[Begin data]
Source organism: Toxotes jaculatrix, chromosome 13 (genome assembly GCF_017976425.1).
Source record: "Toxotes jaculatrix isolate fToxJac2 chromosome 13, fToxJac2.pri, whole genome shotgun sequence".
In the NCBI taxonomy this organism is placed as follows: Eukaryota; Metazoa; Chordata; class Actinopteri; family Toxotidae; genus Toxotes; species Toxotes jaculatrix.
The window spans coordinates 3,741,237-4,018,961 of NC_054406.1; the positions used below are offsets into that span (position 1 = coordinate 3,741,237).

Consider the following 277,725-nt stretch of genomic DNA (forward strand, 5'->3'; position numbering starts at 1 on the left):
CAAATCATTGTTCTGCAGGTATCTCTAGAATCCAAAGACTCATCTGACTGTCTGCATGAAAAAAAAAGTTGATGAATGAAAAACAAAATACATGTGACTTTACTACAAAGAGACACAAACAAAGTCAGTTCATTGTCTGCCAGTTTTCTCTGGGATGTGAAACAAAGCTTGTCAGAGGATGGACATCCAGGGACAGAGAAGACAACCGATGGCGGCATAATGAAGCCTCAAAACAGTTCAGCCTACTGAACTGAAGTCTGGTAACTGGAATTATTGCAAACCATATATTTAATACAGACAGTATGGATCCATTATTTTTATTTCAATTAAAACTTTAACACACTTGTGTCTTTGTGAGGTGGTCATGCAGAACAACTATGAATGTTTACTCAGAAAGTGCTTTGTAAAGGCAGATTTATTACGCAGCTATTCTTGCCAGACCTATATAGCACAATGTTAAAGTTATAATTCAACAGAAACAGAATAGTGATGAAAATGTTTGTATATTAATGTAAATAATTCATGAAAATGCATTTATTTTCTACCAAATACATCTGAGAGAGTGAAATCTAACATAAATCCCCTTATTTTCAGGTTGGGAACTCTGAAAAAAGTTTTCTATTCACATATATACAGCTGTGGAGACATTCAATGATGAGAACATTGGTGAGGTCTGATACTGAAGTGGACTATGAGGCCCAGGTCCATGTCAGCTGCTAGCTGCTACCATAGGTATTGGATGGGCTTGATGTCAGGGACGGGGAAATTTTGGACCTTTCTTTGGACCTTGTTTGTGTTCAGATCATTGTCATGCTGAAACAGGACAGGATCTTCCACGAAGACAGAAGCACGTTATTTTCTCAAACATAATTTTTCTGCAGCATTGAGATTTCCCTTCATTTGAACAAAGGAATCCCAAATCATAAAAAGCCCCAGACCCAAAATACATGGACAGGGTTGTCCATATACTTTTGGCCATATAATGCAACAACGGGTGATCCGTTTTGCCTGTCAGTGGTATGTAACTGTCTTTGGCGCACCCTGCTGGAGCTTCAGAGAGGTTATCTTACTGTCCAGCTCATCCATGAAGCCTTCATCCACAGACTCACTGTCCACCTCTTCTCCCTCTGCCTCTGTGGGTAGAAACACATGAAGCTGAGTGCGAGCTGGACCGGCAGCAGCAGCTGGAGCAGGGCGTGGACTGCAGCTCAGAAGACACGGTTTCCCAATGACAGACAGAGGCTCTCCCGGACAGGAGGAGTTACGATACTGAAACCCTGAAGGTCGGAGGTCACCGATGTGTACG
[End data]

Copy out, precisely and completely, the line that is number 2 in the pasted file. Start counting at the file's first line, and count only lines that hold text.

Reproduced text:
Source record: "Toxotes jaculatrix isolate fToxJac2 chromosome 13, fToxJac2.pri, whole genome shotgun sequence".